During the last few months, I have had the opportunity to make some minor inputs to the process of finalising the draft bill on countering human trafficking in Laos.
One of the issues that the drafting committee has had to grapple with is victim identification. This has proven to be a walk on a tightrope between (a) the duty of law enforcement agencies to pursue perpetrators and (b) the understandable wish of many victims to not be part of any criminal investigation. In countries where it is difficult to offer reliable witness and victim protection, it may even be dangerous for victims of human trafficking to be perceived as providing information to the police.
Policy makers appear to be faced with a difficult choice.
Option one is to separate the identification process from law enforcement. This would allow a victim to be recognised as a victim, receive the medical, psychosocial and material support that he or she is entitled to, and to then decide whether or not to report the matter to the police. The anticipated drawback with this option is that many victims may not report what they have experienced to the police. This would create a situation in which the state has to recognise a potentially large number of victims of this very serious crime, but is left unable to take any action against the perpetrators.
Option two is to let the police manage victim identification or to have some other system whereby the police is notified of all instances in which victims seek help from the state. The anticipated drawback with this option is of course that many victims might decide to forfeit the offer of medical, psychosocial and material help for fear that their perceived cooperation with the police could trigger retaliation by the syndicates that orchestrate the trade.
While policy makers in Laos are doing what they can to find some middle ground between these two options, it is reassuring to know that they aren’t the only ones struggling with this dilemma. As I was doing my research, I stumbled across a UK Home Office Memorandum addressed to the Joint Select Committee of the Modern Slavery Bill. The memorandum was a response to a set of questions around ‘the duty to notify’ in clause 35 of the draft Modern Slavery Bill. The Committee was concerned that this legal duty to report all suspected victims of human trafficking to the police would deter victims from coming forward.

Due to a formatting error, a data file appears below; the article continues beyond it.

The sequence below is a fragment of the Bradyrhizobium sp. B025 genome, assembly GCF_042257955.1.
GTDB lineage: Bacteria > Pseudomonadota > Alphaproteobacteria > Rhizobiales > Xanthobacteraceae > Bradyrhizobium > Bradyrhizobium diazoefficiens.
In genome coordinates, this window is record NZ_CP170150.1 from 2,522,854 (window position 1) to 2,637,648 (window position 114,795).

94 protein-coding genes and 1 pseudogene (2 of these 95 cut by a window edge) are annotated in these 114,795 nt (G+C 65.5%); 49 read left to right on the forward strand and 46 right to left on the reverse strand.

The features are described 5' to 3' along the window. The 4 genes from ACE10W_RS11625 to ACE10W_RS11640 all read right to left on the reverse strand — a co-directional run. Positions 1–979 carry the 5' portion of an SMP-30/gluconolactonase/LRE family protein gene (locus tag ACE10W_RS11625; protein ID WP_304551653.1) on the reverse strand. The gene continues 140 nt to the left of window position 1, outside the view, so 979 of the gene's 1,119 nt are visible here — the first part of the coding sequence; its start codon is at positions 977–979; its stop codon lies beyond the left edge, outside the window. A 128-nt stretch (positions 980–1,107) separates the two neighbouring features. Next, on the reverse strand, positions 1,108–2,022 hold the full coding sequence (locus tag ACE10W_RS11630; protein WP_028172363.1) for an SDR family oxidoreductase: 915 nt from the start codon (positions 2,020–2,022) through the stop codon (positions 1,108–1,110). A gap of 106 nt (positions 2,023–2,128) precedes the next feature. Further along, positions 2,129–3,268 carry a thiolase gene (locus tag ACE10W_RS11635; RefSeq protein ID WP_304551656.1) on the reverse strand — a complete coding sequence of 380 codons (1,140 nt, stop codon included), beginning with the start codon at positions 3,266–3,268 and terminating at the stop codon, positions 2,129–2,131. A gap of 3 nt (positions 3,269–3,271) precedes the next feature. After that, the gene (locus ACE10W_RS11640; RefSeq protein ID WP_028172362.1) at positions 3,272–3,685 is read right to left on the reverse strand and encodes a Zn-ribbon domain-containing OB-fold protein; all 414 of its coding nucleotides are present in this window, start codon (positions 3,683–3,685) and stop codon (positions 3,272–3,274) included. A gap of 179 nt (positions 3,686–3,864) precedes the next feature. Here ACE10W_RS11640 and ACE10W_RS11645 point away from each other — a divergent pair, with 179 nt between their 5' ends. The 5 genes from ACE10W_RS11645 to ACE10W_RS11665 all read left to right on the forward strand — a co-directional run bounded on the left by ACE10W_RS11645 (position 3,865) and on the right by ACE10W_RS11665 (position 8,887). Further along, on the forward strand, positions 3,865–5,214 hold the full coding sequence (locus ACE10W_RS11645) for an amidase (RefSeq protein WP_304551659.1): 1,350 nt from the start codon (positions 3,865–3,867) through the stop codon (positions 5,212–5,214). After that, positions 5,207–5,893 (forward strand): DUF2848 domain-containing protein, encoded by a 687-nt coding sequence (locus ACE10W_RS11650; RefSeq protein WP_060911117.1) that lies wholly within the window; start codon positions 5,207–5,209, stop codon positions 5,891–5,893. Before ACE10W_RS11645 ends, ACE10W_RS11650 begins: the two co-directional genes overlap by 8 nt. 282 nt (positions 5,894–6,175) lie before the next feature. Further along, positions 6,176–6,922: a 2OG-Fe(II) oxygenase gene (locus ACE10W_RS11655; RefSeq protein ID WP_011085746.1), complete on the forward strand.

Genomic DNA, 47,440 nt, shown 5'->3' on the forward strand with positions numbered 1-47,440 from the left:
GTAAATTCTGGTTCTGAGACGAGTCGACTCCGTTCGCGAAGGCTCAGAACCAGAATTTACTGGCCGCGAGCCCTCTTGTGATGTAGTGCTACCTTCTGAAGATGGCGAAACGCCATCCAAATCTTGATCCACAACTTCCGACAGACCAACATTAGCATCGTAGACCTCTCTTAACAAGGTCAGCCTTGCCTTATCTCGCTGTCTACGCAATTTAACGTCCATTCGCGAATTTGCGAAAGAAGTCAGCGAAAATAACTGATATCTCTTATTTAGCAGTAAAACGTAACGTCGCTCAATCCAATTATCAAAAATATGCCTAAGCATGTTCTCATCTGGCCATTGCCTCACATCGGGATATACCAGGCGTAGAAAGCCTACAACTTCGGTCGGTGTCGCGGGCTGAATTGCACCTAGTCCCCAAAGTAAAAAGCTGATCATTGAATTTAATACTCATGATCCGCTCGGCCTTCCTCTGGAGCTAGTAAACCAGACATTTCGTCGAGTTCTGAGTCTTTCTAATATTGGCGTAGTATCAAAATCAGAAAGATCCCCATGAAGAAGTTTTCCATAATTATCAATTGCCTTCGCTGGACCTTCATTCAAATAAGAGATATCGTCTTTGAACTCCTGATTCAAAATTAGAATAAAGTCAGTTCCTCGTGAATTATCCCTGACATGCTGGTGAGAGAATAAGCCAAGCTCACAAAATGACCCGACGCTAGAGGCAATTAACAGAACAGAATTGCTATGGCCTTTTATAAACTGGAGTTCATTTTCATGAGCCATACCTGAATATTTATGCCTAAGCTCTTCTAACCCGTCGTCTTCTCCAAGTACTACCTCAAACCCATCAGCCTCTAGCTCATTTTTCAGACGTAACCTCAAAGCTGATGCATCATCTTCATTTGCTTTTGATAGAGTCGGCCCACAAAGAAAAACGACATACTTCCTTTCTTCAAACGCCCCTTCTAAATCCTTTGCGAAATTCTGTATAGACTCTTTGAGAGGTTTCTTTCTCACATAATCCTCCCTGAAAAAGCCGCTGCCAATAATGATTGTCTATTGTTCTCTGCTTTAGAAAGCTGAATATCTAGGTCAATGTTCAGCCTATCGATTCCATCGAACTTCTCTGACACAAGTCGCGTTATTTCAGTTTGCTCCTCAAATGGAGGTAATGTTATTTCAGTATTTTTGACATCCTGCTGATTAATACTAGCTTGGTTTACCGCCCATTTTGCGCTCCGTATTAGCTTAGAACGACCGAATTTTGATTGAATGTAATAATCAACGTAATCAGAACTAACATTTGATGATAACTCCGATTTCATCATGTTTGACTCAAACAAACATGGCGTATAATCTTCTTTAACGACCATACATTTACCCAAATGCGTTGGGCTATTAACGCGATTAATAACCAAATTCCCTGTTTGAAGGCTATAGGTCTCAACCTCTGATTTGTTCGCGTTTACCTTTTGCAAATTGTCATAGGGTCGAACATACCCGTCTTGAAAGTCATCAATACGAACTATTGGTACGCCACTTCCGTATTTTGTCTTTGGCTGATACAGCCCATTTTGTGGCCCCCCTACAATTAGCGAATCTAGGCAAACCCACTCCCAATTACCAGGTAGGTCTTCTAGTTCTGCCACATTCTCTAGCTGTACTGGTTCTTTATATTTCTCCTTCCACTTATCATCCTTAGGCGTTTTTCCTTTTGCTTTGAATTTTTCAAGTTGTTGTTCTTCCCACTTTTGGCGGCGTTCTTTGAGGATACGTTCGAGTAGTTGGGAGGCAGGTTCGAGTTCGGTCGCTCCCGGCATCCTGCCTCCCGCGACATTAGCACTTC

In the UK, they now appear to have landed in a compromise. Service providers have a duty to report cases to the police, however, there are two crucial safeguards to ensure a victim-centric approach and to avoid discouraging victims from seeking help:
(1) Adult victims will always have the choice to remain anonymous and so can request that their personal details are not provided to the police.
(2) The legal duty to notify does not apply to Non-Governmental Organisations (NGOs). In the words of the Home Office: ‘Whilst we would like NGOs to have an excellent relationship with law enforcement and share information on victims – to protect them and tackle those exploiting them – we will not use this Bill to compel them to provide information.’
As Laos continues to find its own solutions, perhaps the last sentence in the Home Office reply is worth recalling. ‘We will not use this Bill to compel them [the victims] to provide information.’ This is not only a matter of respecting victims’ rights. It is also a question of ensuring the quality of evidence. Victims who are compelled to report to the police, and who do so only because it is a condition for accessing other kinds of desperately needed help, may not be the best sources of information. If things other than a desire to hold the perpetrators accountable motivate victims’ cooperation, there is a risk that they will try to give as little information as possible, or worse, that they will mislead investigators so as to avoid retribution. In short, law enforcement might not get much to work with, even if victims were compelled to provide information.